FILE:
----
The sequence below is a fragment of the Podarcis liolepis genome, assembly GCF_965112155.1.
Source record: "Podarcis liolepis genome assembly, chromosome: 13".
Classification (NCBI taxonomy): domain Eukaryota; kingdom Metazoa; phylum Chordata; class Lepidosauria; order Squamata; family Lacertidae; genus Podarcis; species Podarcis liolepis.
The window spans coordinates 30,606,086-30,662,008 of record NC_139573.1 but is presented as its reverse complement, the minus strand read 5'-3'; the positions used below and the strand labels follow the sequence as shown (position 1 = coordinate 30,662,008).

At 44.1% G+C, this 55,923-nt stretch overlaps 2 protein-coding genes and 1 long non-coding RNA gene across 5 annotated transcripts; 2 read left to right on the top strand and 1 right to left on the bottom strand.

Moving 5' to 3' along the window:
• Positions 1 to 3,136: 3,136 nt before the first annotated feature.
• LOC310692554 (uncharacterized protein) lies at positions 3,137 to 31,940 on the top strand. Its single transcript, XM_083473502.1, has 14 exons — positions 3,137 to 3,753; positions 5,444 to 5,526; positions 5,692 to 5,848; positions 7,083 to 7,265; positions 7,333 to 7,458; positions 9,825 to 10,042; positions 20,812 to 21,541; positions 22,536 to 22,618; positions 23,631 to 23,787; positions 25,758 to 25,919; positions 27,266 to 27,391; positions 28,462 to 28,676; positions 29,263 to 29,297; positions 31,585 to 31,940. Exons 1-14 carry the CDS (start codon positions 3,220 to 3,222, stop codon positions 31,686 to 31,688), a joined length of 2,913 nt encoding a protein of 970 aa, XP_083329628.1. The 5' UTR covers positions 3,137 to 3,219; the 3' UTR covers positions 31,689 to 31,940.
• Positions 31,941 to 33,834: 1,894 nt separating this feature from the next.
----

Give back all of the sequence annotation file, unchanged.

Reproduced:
The sequence below is a fragment of the Podarcis liolepis genome, assembly GCF_965112155.1.
Source record: "Podarcis liolepis genome assembly, chromosome: 13".
Classification (NCBI taxonomy): domain Eukaryota; kingdom Metazoa; phylum Chordata; class Lepidosauria; order Squamata; family Lacertidae; genus Podarcis; species Podarcis liolepis.
The window spans coordinates 30,606,086-30,662,008 of record NC_139573.1 but is presented as its reverse complement, the minus strand read 5'-3'; the positions used below and the strand labels follow the sequence as shown (position 1 = coordinate 30,662,008).

At 44.1% G+C, this 55,923-nt stretch overlaps 2 protein-coding genes and 1 long non-coding RNA gene across 5 annotated transcripts; 2 read left to right on the top strand and 1 right to left on the bottom strand.

Moving 5' to 3' along the window:
• Positions 1 to 3,136: 3,136 nt before the first annotated feature.
• LOC310692554 (uncharacterized protein) lies at positions 3,137 to 31,940 on the top strand. Its single transcript, XM_083473502.1, has 14 exons — positions 3,137 to 3,753; positions 5,444 to 5,526; positions 5,692 to 5,848; positions 7,083 to 7,265; positions 7,333 to 7,458; positions 9,825 to 10,042; positions 20,812 to 21,541; positions 22,536 to 22,618; positions 23,631 to 23,787; positions 25,758 to 25,919; positions 27,266 to 27,391; positions 28,462 to 28,676; positions 29,263 to 29,297; positions 31,585 to 31,940. Exons 1-14 carry the CDS (start codon positions 3,220 to 3,222, stop codon positions 31,686 to 31,688), a joined length of 2,913 nt encoding a protein of 970 aa, XP_083329628.1. The 5' UTR covers positions 3,137 to 3,219; the 3' UTR covers positions 31,689 to 31,940.
• Positions 31,941 to 33,834: 1,894 nt separating this feature from the next.